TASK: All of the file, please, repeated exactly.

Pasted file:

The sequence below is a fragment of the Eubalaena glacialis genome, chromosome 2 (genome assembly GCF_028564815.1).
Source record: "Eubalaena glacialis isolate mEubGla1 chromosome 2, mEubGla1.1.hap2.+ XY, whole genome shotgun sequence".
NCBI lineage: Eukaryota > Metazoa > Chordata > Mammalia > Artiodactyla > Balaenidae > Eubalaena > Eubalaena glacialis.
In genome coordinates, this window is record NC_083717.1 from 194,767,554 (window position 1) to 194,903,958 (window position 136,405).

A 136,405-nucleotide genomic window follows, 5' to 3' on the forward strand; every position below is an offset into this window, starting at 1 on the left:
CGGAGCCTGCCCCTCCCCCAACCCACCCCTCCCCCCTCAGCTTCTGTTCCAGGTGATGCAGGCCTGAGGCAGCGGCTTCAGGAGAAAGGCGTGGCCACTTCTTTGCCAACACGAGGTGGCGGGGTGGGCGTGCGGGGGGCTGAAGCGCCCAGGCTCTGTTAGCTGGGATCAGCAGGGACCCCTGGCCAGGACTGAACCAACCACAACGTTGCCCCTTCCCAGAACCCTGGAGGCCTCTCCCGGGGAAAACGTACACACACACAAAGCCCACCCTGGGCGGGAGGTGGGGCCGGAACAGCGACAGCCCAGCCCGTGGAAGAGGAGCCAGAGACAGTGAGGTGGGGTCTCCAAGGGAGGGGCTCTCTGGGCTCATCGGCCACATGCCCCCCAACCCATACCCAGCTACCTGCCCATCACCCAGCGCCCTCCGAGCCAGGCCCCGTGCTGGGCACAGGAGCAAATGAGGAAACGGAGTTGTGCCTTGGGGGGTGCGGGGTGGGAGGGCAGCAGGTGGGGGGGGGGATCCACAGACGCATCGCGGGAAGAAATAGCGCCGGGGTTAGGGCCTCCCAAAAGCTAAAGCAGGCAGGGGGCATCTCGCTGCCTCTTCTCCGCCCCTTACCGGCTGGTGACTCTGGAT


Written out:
The sequence below is a fragment of the Eubalaena glacialis genome, chromosome 2 (genome assembly GCF_028564815.1).
Source record: "Eubalaena glacialis isolate mEubGla1 chromosome 2, mEubGla1.1.hap2.+ XY, whole genome shotgun sequence".
NCBI lineage: Eukaryota > Metazoa > Chordata > Mammalia > Artiodactyla > Balaenidae > Eubalaena > Eubalaena glacialis.
In genome coordinates, this window is record NC_083717.1 from 194,767,554 (window position 1) to 194,903,958 (window position 136,405).

A 136,405-nucleotide genomic window follows, 5' to 3' on the forward strand; every position below is an offset into this window, starting at 1 on the left:
CGGAGCCTGCCCCTCCCCCAACCCACCCCTCCCCCCTCAGCTTCTGTTCCAGGTGATGCAGGCCTGAGGCAGCGGCTTCAGGAGAAAGGCGTGGCCACTTCTTTGCCAACACGAGGTGGCGGGGTGGGCGTGCGGGGGGCTGAAGCGCCCAGGCTCTGTTAGCTGGGATCAGCAGGGACCCCTGGCCAGGACTGAACCAACCACAACGTTGCCCCTTCCCAGAACCCTGGAGGCCTCTCCCGGGGAAAACGTACACACACACAAAGCCCACCCTGGGCGGGAGGTGGGGCCGGAACAGCGACAGCCCAGCCCGTGGAAGAGGAGCCAGAGACAGTGAGGTGGGGTCTCCAAGGGAGGGGCTCTCTGGGCTCATCGGCCACATGCCCCCCAACCCATACCCAGCTACCTGCCCATCACCCAGCGCCCTCCGAGCCAGGCCCCGTGCTGGGCACAGGAGCAAATGAGGAAACGGAGTTGTGCCTTGGGGGGTGCGGGGTGGGAGGGCAGCAGGTGGGGGGGGGGATCCACAGACGCATCGCGGGAAGAAATAGCGCCGGGGTTAGGGCCTCCCAAAAGCTAAAGCAGGCAGGGGGCATCTCGCTGCCTCTTCTCCGCCCCTTACCGGCTGGTGACTCTGGAT